Charles - an order-preserving map from \\(\mathbb{R}\\) to itself cannot decrease, so it can't map the real line to itself in a manner like folding a strip of paper. The function \\(f(x) = |x|\\), thought of as a map from the line to itself, folds the line over.

But notice that \\(f(x) = -x\\) is not order-preserving and does not fold the line.

If you want to learn MathJax just click on the little gear that will appear when you mouse over someone's comment, and click on "View Source". Then you'll see what they did. For example, in my first paragraph I wrote this:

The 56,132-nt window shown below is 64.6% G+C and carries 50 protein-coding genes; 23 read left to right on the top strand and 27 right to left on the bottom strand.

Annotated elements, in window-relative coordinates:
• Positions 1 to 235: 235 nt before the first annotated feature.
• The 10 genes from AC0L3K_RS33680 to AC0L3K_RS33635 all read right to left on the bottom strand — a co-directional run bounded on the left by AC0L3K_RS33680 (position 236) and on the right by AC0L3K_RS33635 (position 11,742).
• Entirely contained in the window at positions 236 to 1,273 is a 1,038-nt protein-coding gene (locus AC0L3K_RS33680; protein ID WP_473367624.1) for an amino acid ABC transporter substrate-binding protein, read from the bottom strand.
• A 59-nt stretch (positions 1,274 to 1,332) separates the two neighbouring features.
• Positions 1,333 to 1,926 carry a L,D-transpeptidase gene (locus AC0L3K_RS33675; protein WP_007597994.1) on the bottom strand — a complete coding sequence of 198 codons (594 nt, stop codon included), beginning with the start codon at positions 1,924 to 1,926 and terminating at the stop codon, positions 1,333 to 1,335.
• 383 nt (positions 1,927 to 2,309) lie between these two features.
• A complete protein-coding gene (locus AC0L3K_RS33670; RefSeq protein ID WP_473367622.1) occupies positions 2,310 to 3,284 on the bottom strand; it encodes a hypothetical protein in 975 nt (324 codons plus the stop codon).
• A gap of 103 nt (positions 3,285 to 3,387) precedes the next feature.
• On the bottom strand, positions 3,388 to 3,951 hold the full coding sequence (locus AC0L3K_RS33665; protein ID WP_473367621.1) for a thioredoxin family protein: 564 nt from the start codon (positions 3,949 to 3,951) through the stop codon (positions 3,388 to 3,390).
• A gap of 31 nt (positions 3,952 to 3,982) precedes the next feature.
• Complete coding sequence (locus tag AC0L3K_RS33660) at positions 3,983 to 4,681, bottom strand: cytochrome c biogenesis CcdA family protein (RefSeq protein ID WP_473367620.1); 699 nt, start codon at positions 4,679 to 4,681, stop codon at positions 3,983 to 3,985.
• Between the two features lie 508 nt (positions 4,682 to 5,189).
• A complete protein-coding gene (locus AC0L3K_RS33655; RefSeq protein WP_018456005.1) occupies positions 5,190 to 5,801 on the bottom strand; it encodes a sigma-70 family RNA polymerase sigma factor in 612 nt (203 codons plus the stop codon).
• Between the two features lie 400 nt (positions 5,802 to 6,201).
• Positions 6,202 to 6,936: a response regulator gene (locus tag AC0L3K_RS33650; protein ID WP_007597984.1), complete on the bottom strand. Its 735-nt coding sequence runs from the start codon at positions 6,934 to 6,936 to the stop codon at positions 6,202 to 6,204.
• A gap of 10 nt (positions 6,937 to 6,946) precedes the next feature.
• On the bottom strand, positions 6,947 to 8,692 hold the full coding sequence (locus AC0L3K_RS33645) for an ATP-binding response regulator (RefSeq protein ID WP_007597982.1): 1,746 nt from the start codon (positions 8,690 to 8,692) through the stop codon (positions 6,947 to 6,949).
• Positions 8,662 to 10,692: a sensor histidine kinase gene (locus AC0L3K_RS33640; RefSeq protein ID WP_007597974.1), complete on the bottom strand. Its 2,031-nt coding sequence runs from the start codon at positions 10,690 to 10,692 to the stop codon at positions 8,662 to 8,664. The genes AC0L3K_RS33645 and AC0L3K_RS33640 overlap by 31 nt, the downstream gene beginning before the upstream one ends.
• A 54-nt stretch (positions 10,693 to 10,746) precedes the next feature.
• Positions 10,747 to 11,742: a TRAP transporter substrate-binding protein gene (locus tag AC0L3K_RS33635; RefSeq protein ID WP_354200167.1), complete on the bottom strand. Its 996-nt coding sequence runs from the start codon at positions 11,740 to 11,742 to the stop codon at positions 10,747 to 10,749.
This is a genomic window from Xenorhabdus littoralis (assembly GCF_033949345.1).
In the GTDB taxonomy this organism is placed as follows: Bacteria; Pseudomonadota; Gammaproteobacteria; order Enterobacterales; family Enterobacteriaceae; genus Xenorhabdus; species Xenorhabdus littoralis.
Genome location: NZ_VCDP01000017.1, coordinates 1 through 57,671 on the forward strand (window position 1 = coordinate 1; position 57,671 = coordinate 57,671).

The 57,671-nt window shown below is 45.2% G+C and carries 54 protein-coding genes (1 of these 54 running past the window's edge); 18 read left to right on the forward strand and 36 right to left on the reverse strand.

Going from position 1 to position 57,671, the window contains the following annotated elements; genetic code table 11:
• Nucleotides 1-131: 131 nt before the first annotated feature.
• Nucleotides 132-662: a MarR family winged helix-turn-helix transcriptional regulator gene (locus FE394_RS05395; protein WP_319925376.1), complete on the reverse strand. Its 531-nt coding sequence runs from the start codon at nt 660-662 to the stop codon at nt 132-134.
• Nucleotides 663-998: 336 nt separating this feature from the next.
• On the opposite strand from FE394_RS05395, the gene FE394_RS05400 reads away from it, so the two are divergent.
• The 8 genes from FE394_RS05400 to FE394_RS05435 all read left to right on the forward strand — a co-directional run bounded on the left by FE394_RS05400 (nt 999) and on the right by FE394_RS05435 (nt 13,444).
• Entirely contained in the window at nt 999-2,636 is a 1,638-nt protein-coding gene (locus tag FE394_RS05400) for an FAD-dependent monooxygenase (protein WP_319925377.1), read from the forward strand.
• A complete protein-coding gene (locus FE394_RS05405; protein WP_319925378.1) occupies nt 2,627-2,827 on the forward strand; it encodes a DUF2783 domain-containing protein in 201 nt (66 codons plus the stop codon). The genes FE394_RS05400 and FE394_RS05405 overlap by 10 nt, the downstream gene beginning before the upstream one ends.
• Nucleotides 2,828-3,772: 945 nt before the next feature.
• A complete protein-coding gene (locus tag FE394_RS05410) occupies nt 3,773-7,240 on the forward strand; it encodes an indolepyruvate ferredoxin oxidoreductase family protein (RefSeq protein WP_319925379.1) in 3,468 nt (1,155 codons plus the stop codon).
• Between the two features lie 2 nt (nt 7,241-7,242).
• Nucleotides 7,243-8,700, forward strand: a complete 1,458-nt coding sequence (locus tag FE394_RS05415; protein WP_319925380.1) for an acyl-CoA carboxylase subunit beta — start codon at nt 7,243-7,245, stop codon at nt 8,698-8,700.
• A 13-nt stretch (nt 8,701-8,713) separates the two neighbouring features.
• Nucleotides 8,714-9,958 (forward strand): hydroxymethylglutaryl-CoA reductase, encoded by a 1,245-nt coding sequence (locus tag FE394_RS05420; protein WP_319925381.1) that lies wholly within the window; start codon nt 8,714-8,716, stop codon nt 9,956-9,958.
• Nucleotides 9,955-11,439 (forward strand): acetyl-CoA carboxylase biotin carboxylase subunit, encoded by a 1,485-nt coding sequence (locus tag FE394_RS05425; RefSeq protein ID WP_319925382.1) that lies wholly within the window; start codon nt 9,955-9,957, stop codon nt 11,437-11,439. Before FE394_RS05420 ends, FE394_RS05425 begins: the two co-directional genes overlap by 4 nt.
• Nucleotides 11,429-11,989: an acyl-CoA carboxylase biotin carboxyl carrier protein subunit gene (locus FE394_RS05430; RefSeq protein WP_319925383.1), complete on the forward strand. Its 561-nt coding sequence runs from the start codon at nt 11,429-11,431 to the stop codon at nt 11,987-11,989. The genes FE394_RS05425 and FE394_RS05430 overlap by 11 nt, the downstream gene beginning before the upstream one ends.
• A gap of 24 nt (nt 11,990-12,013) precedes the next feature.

`Charles - an order-preserving map from \\(\mathbb{R}\\) to itself cannot decrease,` `so it can't map the real line to itself in a manner like folding a strip of paper. The` `function \\(f(x) = |x|\\), thought of as a map from the line to itself, folds the line` `over.`

But notice that \\(f(x) = -x\\) is not order-preserving and does not fold the line.

If you want to learn MathJax just click on the little gear that will appear when you mouse over someone's comment, and click on "View Source". Then you'll see what they did. For example, in my first paragraph I wrote this:

`Charles - an order-preserving map from \\(\mathbb{R}\\) to itself cannot decrease,` `so it can't map the real line to itself in a manner like folding a strip of paper. The` `function \\(f(x) = |x|\\), thought of as a map from the line to itself, folds the line` `over.`